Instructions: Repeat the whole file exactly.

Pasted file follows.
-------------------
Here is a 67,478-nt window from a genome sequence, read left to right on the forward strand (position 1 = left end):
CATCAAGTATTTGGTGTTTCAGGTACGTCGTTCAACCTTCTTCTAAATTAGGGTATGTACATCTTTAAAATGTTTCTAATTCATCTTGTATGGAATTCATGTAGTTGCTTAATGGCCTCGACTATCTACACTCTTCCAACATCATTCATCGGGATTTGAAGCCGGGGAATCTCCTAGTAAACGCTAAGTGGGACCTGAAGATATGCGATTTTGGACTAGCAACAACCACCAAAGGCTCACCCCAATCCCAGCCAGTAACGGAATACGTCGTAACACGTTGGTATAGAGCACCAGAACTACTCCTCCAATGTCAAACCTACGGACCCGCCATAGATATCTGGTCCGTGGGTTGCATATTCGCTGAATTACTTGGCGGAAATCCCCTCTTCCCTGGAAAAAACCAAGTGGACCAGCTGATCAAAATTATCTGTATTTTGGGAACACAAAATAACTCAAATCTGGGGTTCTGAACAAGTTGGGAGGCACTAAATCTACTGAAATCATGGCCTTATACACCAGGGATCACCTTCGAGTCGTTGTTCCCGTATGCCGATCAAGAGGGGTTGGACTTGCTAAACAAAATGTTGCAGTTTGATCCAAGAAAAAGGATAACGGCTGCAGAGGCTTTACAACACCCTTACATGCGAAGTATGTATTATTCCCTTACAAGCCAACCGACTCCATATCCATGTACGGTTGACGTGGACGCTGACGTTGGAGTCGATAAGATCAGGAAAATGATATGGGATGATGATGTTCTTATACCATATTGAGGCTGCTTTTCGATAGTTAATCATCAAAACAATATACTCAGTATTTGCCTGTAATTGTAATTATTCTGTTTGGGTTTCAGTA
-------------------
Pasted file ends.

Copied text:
Here is a 67,478-nt window from a genome sequence, read left to right on the forward strand (position 1 = left end):
CATCAAGTATTTGGTGTTTCAGGTACGTCGTTCAACCTTCTTCTAAATTAGGGTATGTACATCTTTAAAATGTTTCTAATTCATCTTGTATGGAATTCATGTAGTTGCTTAATGGCCTCGACTATCTACACTCTTCCAACATCATTCATCGGGATTTGAAGCCGGGGAATCTCCTAGTAAACGCTAAGTGGGACCTGAAGATATGCGATTTTGGACTAGCAACAACCACCAAAGGCTCACCCCAATCCCAGCCAGTAACGGAATACGTCGTAACACGTTGGTATAGAGCACCAGAACTACTCCTCCAATGTCAAACCTACGGACCCGCCATAGATATCTGGTCCGTGGGTTGCATATTCGCTGAATTACTTGGCGGAAATCCCCTCTTCCCTGGAAAAAACCAAGTGGACCAGCTGATCAAAATTATCTGTATTTTGGGAACACAAAATAACTCAAATCTGGGGTTCTGAACAAGTTGGGAGGCACTAAATCTACTGAAATCATGGCCTTATACACCAGGGATCACCTTCGAGTCGTTGTTCCCGTATGCCGATCAAGAGGGGTTGGACTTGCTAAACAAAATGTTGCAGTTTGATCCAAGAAAAAGGATAACGGCTGCAGAGGCTTTACAACACCCTTACATGCGAAGTATGTATTATTCCCTTACAAGCCAACCGACTCCATATCCATGTACGGTTGACGTGGACGCTGACGTTGGAGTCGATAAGATCAGGAAAATGATATGGGATGATGATGTTCTTATACCATATTGAGGCTGCTTTTCGATAGTTAATCATCAAAACAATATACTCAGTATTTGCCTGTAATTGTAATTATTCTGTTTGGGTTTCAGTA